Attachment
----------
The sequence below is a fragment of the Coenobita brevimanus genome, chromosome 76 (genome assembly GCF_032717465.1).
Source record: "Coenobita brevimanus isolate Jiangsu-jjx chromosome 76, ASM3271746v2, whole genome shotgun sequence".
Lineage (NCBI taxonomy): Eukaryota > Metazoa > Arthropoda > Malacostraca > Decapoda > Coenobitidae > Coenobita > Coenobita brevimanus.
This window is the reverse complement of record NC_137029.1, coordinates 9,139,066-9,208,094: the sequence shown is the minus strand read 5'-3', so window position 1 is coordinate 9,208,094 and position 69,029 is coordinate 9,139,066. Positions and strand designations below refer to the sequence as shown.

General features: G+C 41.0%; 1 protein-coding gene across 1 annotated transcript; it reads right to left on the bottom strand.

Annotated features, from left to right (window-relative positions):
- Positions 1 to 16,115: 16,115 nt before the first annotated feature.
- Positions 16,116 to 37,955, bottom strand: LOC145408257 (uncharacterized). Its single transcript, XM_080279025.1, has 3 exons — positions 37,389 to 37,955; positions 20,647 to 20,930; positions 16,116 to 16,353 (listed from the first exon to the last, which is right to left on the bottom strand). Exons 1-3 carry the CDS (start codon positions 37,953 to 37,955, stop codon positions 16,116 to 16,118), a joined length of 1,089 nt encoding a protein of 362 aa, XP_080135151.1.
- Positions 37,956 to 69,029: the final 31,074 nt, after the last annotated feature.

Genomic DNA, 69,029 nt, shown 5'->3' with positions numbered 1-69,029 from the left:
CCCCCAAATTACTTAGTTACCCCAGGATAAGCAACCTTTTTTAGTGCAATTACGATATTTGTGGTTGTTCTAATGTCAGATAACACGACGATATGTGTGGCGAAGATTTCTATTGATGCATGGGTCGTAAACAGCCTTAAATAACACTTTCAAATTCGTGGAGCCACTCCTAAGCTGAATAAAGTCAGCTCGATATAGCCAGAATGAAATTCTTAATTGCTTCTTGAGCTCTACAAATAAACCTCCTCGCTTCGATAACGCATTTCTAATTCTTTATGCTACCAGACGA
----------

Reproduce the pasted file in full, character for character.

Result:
The sequence below is a fragment of the Coenobita brevimanus genome, chromosome 76 (genome assembly GCF_032717465.1).
Source record: "Coenobita brevimanus isolate Jiangsu-jjx chromosome 76, ASM3271746v2, whole genome shotgun sequence".
Lineage (NCBI taxonomy): Eukaryota > Metazoa > Arthropoda > Malacostraca > Decapoda > Coenobitidae > Coenobita > Coenobita brevimanus.
This window is the reverse complement of record NC_137029.1, coordinates 9,139,066-9,208,094: the sequence shown is the minus strand read 5'-3', so window position 1 is coordinate 9,208,094 and position 69,029 is coordinate 9,139,066. Positions and strand designations below refer to the sequence as shown.

General features: G+C 41.0%; 1 protein-coding gene across 1 annotated transcript; it reads right to left on the bottom strand.

Annotated features, from left to right (window-relative positions):
- Positions 1 to 16,115: 16,115 nt before the first annotated feature.
- Positions 16,116 to 37,955, bottom strand: LOC145408257 (uncharacterized). Its single transcript, XM_080279025.1, has 3 exons — positions 37,389 to 37,955; positions 20,647 to 20,930; positions 16,116 to 16,353 (listed from the first exon to the last, which is right to left on the bottom strand). Exons 1-3 carry the CDS (start codon positions 37,953 to 37,955, stop codon positions 16,116 to 16,118), a joined length of 1,089 nt encoding a protein of 362 aa, XP_080135151.1.
- Positions 37,956 to 69,029: the final 31,074 nt, after the last annotated feature.

Genomic DNA, 69,029 nt, shown 5'->3' with positions numbered 1-69,029 from the left:
CCCCCAAATTACTTAGTTACCCCAGGATAAGCAACCTTTTTTAGTGCAATTACGATATTTGTGGTTGTTCTAATGTCAGATAACACGACGATATGTGTGGCGAAGATTTCTATTGATGCATGGGTCGTAAACAGCCTTAAATAACACTTTCAAATTCGTGGAGCCACTCCTAAGCTGAATAAAGTCAGCTCGATATAGCCAGAATGAAATTCTTAATTGCTTCTTGAGCTCTACAAATAAACCTCCTCGCTTCGATAACGCATTTCTAATTCTTTATGCTACCAGACGA